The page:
Based on actual case studies, she found that CTP have reduced incentives for research and development. “Policymakers rarely see with perfect foresight what the appropriate emissions targets are to protect the public health and environment,” said Taylor.
Emission targets might actually be set more strict, she explains, even while the mechanism (i.e. CTP) may be inefficient, or ineffective, or counterproductive. Yet policymakers also seldom set targets they don’t have evidence that industry can meet. This is where R&D that can lead to the development of innovative technologies over the longer term is essential.
The Estimation Problem
Putting aside whether the targets (i.e. emission levels) are set correctly, the question remains whether cap-and-trade is a useful mechanism. In fact, it might actually get in the way of the technology that reduces emissions and achieves other worthwhile goals like productivity enhancement and wealth creation. [Read more →]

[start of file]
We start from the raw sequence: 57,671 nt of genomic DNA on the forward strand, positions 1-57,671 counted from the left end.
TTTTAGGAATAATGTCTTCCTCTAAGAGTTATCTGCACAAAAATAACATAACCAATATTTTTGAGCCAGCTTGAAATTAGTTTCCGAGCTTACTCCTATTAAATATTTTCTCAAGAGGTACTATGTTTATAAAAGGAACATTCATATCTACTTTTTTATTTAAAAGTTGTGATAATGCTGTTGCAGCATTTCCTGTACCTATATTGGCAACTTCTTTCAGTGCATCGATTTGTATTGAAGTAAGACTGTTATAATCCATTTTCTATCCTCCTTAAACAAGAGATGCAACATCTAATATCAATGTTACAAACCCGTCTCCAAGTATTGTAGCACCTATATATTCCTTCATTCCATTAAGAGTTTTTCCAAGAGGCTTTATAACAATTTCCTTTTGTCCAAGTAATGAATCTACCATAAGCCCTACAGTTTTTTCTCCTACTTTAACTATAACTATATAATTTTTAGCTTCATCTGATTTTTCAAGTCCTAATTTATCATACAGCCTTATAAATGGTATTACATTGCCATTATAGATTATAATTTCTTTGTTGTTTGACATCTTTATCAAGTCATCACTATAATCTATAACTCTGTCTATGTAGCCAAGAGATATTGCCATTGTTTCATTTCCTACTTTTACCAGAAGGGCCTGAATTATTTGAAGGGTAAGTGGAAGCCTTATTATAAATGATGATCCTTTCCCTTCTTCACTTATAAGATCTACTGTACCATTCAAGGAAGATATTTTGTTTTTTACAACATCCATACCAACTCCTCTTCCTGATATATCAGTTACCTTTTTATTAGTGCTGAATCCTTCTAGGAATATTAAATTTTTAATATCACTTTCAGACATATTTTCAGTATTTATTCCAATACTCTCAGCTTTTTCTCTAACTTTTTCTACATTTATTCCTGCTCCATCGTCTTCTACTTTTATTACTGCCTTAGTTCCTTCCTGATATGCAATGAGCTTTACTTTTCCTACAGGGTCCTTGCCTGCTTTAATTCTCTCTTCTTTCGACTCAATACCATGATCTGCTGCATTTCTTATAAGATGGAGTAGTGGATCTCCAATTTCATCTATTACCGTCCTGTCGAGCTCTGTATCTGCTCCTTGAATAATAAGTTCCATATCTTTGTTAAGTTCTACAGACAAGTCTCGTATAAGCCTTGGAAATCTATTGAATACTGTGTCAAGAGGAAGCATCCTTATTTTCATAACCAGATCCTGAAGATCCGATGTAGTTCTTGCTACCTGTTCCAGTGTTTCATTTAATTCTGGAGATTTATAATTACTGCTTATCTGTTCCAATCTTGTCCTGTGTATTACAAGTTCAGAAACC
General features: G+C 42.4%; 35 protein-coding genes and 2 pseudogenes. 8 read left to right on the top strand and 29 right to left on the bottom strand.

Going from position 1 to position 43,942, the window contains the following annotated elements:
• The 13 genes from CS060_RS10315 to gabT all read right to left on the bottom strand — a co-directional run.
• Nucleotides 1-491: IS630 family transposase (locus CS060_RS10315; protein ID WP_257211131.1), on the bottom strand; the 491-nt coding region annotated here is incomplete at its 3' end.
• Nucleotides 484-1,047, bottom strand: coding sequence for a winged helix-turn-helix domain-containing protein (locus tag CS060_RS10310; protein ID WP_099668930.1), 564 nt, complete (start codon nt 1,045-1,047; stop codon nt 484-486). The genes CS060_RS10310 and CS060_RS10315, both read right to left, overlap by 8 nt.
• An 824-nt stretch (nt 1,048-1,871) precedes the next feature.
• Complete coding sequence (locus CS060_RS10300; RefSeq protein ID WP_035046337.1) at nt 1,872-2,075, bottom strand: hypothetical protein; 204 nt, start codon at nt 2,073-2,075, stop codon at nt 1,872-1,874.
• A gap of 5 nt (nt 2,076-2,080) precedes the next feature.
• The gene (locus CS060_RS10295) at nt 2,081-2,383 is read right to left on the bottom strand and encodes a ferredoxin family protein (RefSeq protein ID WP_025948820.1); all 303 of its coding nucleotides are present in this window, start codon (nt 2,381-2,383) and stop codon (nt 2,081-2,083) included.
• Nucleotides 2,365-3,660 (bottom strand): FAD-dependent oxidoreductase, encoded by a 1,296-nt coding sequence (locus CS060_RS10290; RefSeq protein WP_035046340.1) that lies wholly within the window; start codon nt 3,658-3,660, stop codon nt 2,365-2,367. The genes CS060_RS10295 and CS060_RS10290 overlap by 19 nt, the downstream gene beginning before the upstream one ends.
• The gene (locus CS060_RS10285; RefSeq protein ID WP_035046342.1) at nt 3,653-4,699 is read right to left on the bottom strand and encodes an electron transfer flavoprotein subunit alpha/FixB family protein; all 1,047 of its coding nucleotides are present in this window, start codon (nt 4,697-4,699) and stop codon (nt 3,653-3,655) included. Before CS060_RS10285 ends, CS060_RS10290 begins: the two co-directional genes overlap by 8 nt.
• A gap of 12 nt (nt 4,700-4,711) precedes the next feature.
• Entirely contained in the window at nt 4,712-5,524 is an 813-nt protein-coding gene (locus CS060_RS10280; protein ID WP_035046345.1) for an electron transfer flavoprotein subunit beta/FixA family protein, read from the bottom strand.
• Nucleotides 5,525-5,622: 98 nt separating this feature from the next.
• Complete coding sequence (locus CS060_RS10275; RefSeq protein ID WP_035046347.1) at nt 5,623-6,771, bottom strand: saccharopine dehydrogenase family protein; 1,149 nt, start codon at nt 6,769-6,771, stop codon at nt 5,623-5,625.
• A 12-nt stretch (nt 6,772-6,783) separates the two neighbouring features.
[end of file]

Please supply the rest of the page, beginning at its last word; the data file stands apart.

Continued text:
April 4, 2012 5 Comments
“Malaria already kills a million people a year and now, researchers fear, climate change could make the problem even worse.” –ABC News, April 1, 2011
“Based on the new numbers, malaria deaths have fallen by 32 percent since 2004, dropping from 1.8 million deaths worldwide to 1.2 million in 2010.” –ABC News, February 3, 2012
Malaria has been long postulated to benefit from rising global temperatures and is included near the top of most alarming lists of the bad things that will happen if greenhouse gas emissions limitations are not immediately put into place. And while this seems good in theory, real world data show little, if any, connection between climate change and malaria outbreaks. In fact, while the climate has been warming, malaria has been in decline—being beaten back by direct measures aimed at reducing the spread of the disease.
And malaria is not alone. There are many examples of positive trends in measures that climate change is supposed to worsen. The broader lesson is that directed actions trump climate change. In fact, in some cases, climate change may even hasten positive change. Yet, the recognition of such is largely absent from assessments of the impacts associated with human-caused climate changes. Consequently, the assessments present overly pessimistic and unreliable visions of our future based on overly simplistic modeling exercises.